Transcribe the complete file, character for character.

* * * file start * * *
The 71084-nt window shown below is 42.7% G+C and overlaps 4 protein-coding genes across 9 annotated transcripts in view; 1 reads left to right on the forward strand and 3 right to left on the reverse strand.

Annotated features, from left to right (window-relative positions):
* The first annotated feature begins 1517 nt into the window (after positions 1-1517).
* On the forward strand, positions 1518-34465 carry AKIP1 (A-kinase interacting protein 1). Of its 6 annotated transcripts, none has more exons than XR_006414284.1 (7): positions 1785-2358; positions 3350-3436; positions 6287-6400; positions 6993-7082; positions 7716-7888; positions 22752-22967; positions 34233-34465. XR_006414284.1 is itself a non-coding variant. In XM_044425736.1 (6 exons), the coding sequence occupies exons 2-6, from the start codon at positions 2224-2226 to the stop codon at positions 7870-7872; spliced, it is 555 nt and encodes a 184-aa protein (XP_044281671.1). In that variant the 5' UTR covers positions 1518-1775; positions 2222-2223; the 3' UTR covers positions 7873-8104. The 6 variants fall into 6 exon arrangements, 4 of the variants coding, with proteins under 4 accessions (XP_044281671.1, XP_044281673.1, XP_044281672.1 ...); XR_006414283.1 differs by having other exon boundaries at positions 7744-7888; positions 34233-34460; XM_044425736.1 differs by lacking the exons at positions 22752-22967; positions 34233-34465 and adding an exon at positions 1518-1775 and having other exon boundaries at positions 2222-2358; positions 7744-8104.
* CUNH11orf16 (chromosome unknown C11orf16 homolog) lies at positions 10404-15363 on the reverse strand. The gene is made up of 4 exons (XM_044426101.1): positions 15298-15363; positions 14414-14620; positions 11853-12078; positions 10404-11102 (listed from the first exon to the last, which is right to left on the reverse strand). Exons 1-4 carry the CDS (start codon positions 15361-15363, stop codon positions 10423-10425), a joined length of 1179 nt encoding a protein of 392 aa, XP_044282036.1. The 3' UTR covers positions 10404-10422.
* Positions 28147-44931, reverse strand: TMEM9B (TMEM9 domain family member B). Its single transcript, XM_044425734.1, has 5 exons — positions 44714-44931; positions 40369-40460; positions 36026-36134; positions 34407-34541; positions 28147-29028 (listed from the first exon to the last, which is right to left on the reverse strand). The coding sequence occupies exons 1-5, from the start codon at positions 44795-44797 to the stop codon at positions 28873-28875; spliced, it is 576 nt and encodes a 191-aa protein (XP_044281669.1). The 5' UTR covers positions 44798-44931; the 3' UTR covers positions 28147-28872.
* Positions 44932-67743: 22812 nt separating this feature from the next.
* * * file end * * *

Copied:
The 71084-nt window shown below is 42.7% G+C and overlaps 4 protein-coding genes across 9 annotated transcripts in view; 1 reads left to right on the forward strand and 3 right to left on the reverse strand.

Annotated features, from left to right (window-relative positions):
* The first annotated feature begins 1517 nt into the window (after positions 1-1517).
* On the forward strand, positions 1518-34465 carry AKIP1 (A-kinase interacting protein 1). Of its 6 annotated transcripts, none has more exons than XR_006414284.1 (7): positions 1785-2358; positions 3350-3436; positions 6287-6400; positions 6993-7082; positions 7716-7888; positions 22752-22967; positions 34233-34465. XR_006414284.1 is itself a non-coding variant. In XM_044425736.1 (6 exons), the coding sequence occupies exons 2-6, from the start codon at positions 2224-2226 to the stop codon at positions 7870-7872; spliced, it is 555 nt and encodes a 184-aa protein (XP_044281671.1). In that variant the 5' UTR covers positions 1518-1775; positions 2222-2223; the 3' UTR covers positions 7873-8104. The 6 variants fall into 6 exon arrangements, 4 of the variants coding, with proteins under 4 accessions (XP_044281671.1, XP_044281673.1, XP_044281672.1 ...); XR_006414283.1 differs by having other exon boundaries at positions 7744-7888; positions 34233-34460; XM_044425736.1 differs by lacking the exons at positions 22752-22967; positions 34233-34465 and adding an exon at positions 1518-1775 and having other exon boundaries at positions 2222-2358; positions 7744-8104.
* CUNH11orf16 (chromosome unknown C11orf16 homolog) lies at positions 10404-15363 on the reverse strand. The gene is made up of 4 exons (XM_044426101.1): positions 15298-15363; positions 14414-14620; positions 11853-12078; positions 10404-11102 (listed from the first exon to the last, which is right to left on the reverse strand). Exons 1-4 carry the CDS (start codon positions 15361-15363, stop codon positions 10423-10425), a joined length of 1179 nt encoding a protein of 392 aa, XP_044282036.1. The 3' UTR covers positions 10404-10422.
* Positions 28147-44931, reverse strand: TMEM9B (TMEM9 domain family member B). Its single transcript, XM_044425734.1, has 5 exons — positions 44714-44931; positions 40369-40460; positions 36026-36134; positions 34407-34541; positions 28147-29028 (listed from the first exon to the last, which is right to left on the reverse strand). The coding sequence occupies exons 1-5, from the start codon at positions 44795-44797 to the stop codon at positions 28873-28875; spliced, it is 576 nt and encodes a 191-aa protein (XP_044281669.1). The 5' UTR covers positions 44798-44931; the 3' UTR covers positions 28147-28872.
* Positions 44932-67743: 22812 nt separating this feature from the next.